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Immigrant Women’s Experiences with Health and Food Access

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Principal Investigator/Project Leader: 
Lorraine
Cordeiro
Co-Principal Investigator/Co-Project Leader: 
Lindiwe (Lindi)
Sibeko, PhD, IBCLC
Department of Project: 
Department of Nutrition
Project Description: 

 

One out of every six residents in Massachusetts is an immigrant, comprising 17% of the state's population in 2018. Immigrants have a positive impact on economy in the U.S., contributing to business regeneration, entrepreneurship, and homeownership. In fact, refugees exceed other immigrants in their rates for entrepreneurship and homeownership adding to the vitality of local towns and cities. Communities facing economic and population decline, such as Utica, New York and St. Louis, Missouri, credit refugees for reviving the local economy. There is a dearth of research on the nutritional status, maternity and postnatal experiences of immigrant women, particularly with respect to how women adapt to new environments and manage their childbearing years, separated, as they are, from traditional support systems and cultural practices. Immigrant women's engagement within the larger society often involves creativity and resilience that promotes well-being, particularly as many experience food insecurity and poverty. These strategies are understudied and remain marginalized in their host countries.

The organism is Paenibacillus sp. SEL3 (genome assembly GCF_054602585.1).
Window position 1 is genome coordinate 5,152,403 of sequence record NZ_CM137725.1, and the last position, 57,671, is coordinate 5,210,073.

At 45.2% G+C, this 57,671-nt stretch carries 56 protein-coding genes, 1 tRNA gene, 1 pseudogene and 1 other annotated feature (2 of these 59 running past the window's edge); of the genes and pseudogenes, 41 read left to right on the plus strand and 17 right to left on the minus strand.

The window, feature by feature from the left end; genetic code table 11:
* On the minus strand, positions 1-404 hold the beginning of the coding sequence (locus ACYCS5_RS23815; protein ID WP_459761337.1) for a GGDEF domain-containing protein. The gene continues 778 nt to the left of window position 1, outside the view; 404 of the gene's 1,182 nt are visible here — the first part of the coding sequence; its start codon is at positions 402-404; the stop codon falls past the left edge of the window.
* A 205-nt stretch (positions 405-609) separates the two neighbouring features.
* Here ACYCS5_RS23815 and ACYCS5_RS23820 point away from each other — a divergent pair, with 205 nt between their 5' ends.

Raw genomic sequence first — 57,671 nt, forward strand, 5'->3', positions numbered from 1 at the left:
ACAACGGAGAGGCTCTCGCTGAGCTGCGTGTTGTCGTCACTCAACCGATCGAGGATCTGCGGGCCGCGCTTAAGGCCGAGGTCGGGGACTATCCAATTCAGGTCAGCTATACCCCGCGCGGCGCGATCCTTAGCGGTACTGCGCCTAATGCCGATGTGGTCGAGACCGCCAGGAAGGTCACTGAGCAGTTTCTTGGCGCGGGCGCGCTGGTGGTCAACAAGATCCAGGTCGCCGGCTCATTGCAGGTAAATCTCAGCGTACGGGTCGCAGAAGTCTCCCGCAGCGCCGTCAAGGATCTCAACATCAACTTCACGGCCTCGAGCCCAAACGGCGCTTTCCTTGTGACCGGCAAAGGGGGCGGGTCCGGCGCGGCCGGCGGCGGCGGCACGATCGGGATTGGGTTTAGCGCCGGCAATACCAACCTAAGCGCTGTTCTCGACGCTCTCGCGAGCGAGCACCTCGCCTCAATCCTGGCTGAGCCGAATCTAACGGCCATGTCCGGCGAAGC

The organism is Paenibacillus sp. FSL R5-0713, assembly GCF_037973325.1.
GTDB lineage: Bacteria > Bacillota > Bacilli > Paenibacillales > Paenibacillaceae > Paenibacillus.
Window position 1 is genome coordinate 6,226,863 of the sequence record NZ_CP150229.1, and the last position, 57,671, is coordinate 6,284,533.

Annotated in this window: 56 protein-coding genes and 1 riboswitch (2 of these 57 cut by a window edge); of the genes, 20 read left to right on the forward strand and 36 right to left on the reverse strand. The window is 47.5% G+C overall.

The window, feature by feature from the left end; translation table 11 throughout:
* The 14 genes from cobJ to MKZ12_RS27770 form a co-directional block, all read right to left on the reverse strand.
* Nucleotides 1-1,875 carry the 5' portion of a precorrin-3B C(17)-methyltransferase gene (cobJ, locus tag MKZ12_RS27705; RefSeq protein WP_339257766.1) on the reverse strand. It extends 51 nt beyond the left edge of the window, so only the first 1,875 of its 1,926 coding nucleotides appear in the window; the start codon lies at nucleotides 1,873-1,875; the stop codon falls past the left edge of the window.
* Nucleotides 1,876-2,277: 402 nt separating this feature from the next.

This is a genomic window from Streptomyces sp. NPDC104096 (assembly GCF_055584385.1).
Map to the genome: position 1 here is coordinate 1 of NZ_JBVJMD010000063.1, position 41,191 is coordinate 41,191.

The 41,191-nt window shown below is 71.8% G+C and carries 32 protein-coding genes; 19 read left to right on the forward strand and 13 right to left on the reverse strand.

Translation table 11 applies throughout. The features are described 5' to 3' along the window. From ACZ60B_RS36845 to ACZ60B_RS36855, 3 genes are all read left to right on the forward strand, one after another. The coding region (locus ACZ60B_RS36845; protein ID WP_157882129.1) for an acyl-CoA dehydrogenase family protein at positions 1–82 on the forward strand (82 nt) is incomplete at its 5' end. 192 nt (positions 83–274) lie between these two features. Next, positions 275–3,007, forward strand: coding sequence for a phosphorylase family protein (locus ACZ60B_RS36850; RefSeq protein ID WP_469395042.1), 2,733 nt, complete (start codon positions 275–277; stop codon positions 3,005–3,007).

The proposed study aims to examine the nutritional health, food insecurity, and maternity care experiences of immigrant women in Massachusetts and in communities outside of the state. Through community engagement, interviews, and surveys of 10-15 immigrant women, as well as secondary data analysis of data on immigrant and refugee women in Massachusetts, our study hopes to demonstrate the importance of the migration experience, place of residence, and host communities in facilitating optimal health and nutrition outcomes for immigrant women and their families. We work with community partners and Extension Nutrition Education Program (NEP) staff to examine and interpret study findings. This process will increase engagement of our extension educators and community partners in research on their communities and facilitate an accurate interpretation of research findings. Our work is also important for generating ideas for innovative nutrition programming to meet community needs; developing and implementing training for NEP staff and educators; and for formulating policies that prioritize investments in nutrition, food security, and health infrastructure for communities in transition and immigrants in the U.S.

Project or Initiative Report: 
Topics: 
Nutrition topics: 
Food Access